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Laundry Rights

October 10, 2014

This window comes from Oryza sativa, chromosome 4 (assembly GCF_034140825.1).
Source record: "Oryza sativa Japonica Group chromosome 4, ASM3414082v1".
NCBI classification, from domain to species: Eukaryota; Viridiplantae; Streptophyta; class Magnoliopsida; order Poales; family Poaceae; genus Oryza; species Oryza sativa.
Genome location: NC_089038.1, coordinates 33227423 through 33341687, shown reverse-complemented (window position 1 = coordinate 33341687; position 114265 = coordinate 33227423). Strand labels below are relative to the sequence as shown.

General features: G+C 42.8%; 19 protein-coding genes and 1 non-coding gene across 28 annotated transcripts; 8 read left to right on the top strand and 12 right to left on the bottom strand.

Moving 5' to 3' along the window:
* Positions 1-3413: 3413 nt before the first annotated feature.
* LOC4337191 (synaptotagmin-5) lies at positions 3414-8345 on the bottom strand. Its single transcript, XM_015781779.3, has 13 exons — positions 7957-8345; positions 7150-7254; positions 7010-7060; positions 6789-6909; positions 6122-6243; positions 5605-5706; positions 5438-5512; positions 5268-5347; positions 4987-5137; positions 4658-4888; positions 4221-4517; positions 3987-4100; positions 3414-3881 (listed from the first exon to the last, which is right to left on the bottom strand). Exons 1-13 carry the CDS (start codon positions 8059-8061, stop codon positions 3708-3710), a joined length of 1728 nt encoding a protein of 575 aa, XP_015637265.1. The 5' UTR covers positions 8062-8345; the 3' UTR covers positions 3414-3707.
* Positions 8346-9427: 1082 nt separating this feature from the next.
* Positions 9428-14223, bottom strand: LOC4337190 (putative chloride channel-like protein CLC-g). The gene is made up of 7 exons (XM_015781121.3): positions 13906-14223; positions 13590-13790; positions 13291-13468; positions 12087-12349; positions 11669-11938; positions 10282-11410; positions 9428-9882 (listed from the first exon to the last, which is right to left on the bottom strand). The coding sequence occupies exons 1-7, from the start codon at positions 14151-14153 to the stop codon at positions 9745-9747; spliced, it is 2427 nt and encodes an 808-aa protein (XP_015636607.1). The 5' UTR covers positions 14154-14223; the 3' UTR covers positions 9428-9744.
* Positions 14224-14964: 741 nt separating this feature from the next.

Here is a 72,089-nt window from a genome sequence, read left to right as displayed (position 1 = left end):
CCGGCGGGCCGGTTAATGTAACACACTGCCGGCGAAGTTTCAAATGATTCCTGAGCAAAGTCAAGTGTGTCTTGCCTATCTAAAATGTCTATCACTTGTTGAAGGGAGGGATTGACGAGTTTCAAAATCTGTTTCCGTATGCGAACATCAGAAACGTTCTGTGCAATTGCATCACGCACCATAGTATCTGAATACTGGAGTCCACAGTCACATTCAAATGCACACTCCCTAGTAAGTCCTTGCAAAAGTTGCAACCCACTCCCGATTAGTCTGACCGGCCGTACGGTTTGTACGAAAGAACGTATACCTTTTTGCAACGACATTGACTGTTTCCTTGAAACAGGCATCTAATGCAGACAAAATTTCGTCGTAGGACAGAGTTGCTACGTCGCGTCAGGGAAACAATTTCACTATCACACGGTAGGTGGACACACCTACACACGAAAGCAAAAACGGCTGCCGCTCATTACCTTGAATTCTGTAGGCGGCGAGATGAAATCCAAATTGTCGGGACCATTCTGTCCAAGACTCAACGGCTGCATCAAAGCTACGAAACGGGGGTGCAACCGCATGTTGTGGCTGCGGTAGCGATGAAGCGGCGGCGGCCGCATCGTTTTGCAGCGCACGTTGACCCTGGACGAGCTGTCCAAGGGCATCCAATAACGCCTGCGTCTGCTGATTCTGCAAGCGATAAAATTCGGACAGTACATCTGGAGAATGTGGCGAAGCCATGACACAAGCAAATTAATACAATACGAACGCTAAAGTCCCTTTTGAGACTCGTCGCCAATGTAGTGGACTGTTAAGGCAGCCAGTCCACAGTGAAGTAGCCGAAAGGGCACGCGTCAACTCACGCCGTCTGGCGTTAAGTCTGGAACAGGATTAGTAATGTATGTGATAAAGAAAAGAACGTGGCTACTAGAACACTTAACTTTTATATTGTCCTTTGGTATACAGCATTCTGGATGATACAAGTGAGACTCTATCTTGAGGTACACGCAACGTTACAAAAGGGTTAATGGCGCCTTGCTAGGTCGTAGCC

A struggling young woman with the Twitter handle @SweetLilTracy is a sad case of brainwashing.  She doesn’t realize that while she is a nuisance to a leftist like me (telling me to flip burgers in spite of my medical condition, and to move to Seattle to do it because their minimum wage is $15, although I’ve heard horror stories about people who went there, took minimum wage customer service jobs, and ended up back in NYC because the cost of living was so high and there is far less poor relief), she is a useful idiot to those on the right, defending others’ abuse and exploitation of her. John Sheehan, the social worker at All Souls Unitarian church, agreed wholeheartedly when I told him about this.  Monday before last, he recommended Regulating the Poor:  The Functions of Public Welfare by Frances Fox Piven and Richard A. Cloward, a classic sociology text from 1971.  He told me that this is the book that made him want to get into social work, and also noted that Piven is in her eighties and still speaks at events.  Their agent for the book was Frances Goldin, whom I interviewed for a documentary by Joshua Barndt (Frances is in her nineties and has reduced her personal clientele to Mumia Abu-Jamal and Barbara Kingsolver, and told me to apply through her agency, which I’ve done).  Piven is also credited in the acknowledgments as one of the readers of an early manuscript version of Bait and Switch.  Their basic premise is that the explosion of welfare cases in the sixties is because the Great Society motivated the poor and organizations supporting them to put pressure on welfare providers to provide services to those who were eligible under the law, rather than the frequent arbitrary and capricious denials that had previously been implemented.  In other words, the number of people eligible for assistance did not grow much, but the number actually granted assistance rose.  Business fought back, extremely hard during the eighties, because poor relief has always been about quelling the masses and preventing riots while having a steady workforce of unpaid and underpaid labor available for the capitalists, who shame those who do not work even though they are the ones who create massive fluctuations in job availability.  Piven and Cloward’s revised edition of the book came out in 1993, and mentions soaring income inequality under Ronald Reagan (361), long before it became a buzzword thanks to Occupy Wall Street.  In the 1990s, when I was in high school, I naïvely believed Rush Limbaugh’s lies about how under Reagan, “the rich got richer, and the poor got richer, too,” but that is only true in terms of actual dollars.  When adjusted for inflation, the purchasing power of the poor plummeted, and the value of their benefits plummeted as well.  When on public assistance, I was forced to work 35 hours a week for a grand total of $45 a month.  I’m currently receiving $20.75 every two weeks from public assistance, plus $30 each week to pay for a Metrocard to get to and from the back to work program.  The idea of the welfare queen is a complete myth put forward by the right.  Statistics even prove that welfare recipients are actually intimidated into having fewer children, but to be a right-winger is to be a shill for the ruling class, parroting whatever falsehoods they want promulgated, which brings us back to @SweetLilTracy, who thought it was whiny for me to address something as supposedly trivial as the laundry issue in this blog.